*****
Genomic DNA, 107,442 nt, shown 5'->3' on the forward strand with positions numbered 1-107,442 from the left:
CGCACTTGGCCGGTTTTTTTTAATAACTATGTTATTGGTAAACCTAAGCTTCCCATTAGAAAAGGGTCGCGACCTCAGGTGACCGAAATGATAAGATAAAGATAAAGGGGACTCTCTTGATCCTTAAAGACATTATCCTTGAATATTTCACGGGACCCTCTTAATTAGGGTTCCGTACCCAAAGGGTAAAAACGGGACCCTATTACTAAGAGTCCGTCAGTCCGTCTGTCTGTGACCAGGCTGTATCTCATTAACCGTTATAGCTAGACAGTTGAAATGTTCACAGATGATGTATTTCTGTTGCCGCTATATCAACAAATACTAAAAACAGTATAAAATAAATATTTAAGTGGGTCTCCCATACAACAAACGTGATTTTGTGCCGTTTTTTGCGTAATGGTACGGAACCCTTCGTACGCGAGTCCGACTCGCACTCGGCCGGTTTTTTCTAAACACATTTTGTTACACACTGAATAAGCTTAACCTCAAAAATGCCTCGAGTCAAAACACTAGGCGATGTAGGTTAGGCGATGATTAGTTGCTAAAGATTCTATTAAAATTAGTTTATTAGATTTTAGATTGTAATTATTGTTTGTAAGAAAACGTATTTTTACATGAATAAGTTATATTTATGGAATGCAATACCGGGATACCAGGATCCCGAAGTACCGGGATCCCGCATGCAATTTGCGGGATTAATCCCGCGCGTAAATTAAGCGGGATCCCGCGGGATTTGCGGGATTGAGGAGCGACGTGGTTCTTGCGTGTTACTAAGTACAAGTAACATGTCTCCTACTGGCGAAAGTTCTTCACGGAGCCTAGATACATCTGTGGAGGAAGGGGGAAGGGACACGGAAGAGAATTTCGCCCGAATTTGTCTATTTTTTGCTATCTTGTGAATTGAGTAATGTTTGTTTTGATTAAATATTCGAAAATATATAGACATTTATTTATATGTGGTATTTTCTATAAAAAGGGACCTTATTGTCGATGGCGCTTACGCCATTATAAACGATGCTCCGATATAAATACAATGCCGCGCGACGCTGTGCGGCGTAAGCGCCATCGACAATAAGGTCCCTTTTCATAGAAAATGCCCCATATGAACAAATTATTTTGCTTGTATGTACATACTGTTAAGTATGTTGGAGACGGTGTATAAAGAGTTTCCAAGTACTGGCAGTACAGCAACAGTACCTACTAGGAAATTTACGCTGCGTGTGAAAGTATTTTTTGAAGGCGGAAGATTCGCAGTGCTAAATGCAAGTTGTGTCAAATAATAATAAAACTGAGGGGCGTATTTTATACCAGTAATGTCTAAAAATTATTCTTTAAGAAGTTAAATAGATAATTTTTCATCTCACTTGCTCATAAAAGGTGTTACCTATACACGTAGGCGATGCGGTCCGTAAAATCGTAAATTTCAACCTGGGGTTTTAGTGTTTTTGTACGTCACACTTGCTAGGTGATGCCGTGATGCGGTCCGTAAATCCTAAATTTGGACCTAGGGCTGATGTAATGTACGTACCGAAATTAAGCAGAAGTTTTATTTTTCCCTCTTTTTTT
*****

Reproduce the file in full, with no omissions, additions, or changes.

Genomic DNA, 107,442 nt, shown 5'->3' on the forward strand with positions numbered 1-107,442 from the left:
CGCACTTGGCCGGTTTTTTTTAATAACTATGTTATTGGTAAACCTAAGCTTCCCATTAGAAAAGGGTCGCGACCTCAGGTGACCGAAATGATAAGATAAAGATAAAGGGGACTCTCTTGATCCTTAAAGACATTATCCTTGAATATTTCACGGGACCCTCTTAATTAGGGTTCCGTACCCAAAGGGTAAAAACGGGACCCTATTACTAAGAGTCCGTCAGTCCGTCTGTCTGTGACCAGGCTGTATCTCATTAACCGTTATAGCTAGACAGTTGAAATGTTCACAGATGATGTATTTCTGTTGCCGCTATATCAACAAATACTAAAAACAGTATAAAATAAATATTTAAGTGGGTCTCCCATACAACAAACGTGATTTTGTGCCGTTTTTTGCGTAATGGTACGGAACCCTTCGTACGCGAGTCCGACTCGCACTCGGCCGGTTTTTTCTAAACACATTTTGTTACACACTGAATAAGCTTAACCTCAAAAATGCCTCGAGTCAAAACACTAGGCGATGTAGGTTAGGCGATGATTAGTTGCTAAAGATTCTATTAAAATTAGTTTATTAGATTTTAGATTGTAATTATTGTTTGTAAGAAAACGTATTTTTACATGAATAAGTTATATTTATGGAATGCAATACCGGGATACCAGGATCCCGAAGTACCGGGATCCCGCATGCAATTTGCGGGATTAATCCCGCGCGTAAATTAAGCGGGATCCCGCGGGATTTGCGGGATTGAGGAGCGACGTGGTTCTTGCGTGTTACTAAGTACAAGTAACATGTCTCCTACTGGCGAAAGTTCTTCACGGAGCCTAGATACATCTGTGGAGGAAGGGGGAAGGGACACGGAAGAGAATTTCGCCCGAATTTGTCTATTTTTTGCTATCTTGTGAATTGAGTAATGTTTGTTTTGATTAAATATTCGAAAATATATAGACATTTATTTATATGTGGTATTTTCTATAAAAAGGGACCTTATTGTCGATGGCGCTTACGCCATTATAAACGATGCTCCGATATAAATACAATGCCGCGCGACGCTGTGCGGCGTAAGCGCCATCGACAATAAGGTCCCTTTTCATAGAAAATGCCCCATATGAACAAATTATTTTGCTTGTATGTACATACTGTTAAGTATGTTGGAGACGGTGTATAAAGAGTTTCCAAGTACTGGCAGTACAGCAACAGTACCTACTAGGAAATTTACGCTGCGTGTGAAAGTATTTTTTGAAGGCGGAAGATTCGCAGTGCTAAATGCAAGTTGTGTCAAATAATAATAAAACTGAGGGGCGTATTTTATACCAGTAATGTCTAAAAATTATTCTTTAAGAAGTTAAATAGATAATTTTTCATCTCACTTGCTCATAAAAGGTGTTACCTATACACGTAGGCGATGCGGTCCGTAAAATCGTAAATTTCAACCTGGGGTTTTAGTGTTTTTGTACGTCACACTTGCTAGGTGATGCCGTGATGCGGTCCGTAAATCCTAAATTTGGACCTAGGGCTGATGTAATGTACGTACCGAAATTAAGCAGAAGTTTTATTTTTCCCTCTTTTTTT